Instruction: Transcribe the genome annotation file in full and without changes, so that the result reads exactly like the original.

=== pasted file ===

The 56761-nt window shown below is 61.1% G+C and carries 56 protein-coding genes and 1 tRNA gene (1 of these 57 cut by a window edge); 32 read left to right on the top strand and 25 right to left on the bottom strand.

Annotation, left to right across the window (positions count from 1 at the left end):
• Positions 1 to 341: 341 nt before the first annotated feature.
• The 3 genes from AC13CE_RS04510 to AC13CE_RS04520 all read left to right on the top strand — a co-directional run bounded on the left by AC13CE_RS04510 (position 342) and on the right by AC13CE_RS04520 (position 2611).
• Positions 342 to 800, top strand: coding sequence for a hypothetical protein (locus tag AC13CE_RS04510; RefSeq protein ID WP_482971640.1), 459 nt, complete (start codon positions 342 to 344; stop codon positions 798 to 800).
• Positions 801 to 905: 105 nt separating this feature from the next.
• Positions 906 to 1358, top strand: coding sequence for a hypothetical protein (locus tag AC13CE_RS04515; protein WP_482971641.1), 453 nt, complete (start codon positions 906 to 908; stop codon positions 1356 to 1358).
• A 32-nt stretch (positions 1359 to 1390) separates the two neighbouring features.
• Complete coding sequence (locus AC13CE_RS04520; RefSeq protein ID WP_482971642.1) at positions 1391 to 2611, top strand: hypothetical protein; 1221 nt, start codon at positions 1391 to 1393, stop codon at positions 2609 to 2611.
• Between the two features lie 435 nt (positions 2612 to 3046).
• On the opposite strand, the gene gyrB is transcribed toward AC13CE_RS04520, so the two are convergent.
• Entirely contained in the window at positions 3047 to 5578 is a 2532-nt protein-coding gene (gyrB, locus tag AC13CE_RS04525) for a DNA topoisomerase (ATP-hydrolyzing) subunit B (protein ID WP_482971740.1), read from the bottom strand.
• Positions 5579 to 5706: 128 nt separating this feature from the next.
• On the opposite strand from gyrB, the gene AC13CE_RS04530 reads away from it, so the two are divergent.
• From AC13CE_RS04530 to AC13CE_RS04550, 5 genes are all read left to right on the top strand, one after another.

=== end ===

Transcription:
The 56761-nt window shown below is 61.1% G+C and carries 56 protein-coding genes and 1 tRNA gene (1 of these 57 cut by a window edge); 32 read left to right on the top strand and 25 right to left on the bottom strand.

Annotation, left to right across the window (positions count from 1 at the left end):
• Positions 1 to 341: 341 nt before the first annotated feature.
• The 3 genes from AC13CE_RS04510 to AC13CE_RS04520 all read left to right on the top strand — a co-directional run bounded on the left by AC13CE_RS04510 (position 342) and on the right by AC13CE_RS04520 (position 2611).
• Positions 342 to 800, top strand: coding sequence for a hypothetical protein (locus tag AC13CE_RS04510; RefSeq protein ID WP_482971640.1), 459 nt, complete (start codon positions 342 to 344; stop codon positions 798 to 800).
• Positions 801 to 905: 105 nt separating this feature from the next.
• Positions 906 to 1358, top strand: coding sequence for a hypothetical protein (locus tag AC13CE_RS04515; protein WP_482971641.1), 453 nt, complete (start codon positions 906 to 908; stop codon positions 1356 to 1358).
• A 32-nt stretch (positions 1359 to 1390) separates the two neighbouring features.
• Complete coding sequence (locus AC13CE_RS04520; RefSeq protein ID WP_482971642.1) at positions 1391 to 2611, top strand: hypothetical protein; 1221 nt, start codon at positions 1391 to 1393, stop codon at positions 2609 to 2611.
• Between the two features lie 435 nt (positions 2612 to 3046).
• On the opposite strand, the gene gyrB is transcribed toward AC13CE_RS04520, so the two are convergent.
• Entirely contained in the window at positions 3047 to 5578 is a 2532-nt protein-coding gene (gyrB, locus tag AC13CE_RS04525) for a DNA topoisomerase (ATP-hydrolyzing) subunit B (protein ID WP_482971740.1), read from the bottom strand.
• Positions 5579 to 5706: 128 nt separating this feature from the next.
• On the opposite strand from gyrB, the gene AC13CE_RS04530 reads away from it, so the two are divergent.
• From AC13CE_RS04530 to AC13CE_RS04550, 5 genes are all read left to right on the top strand, one after another.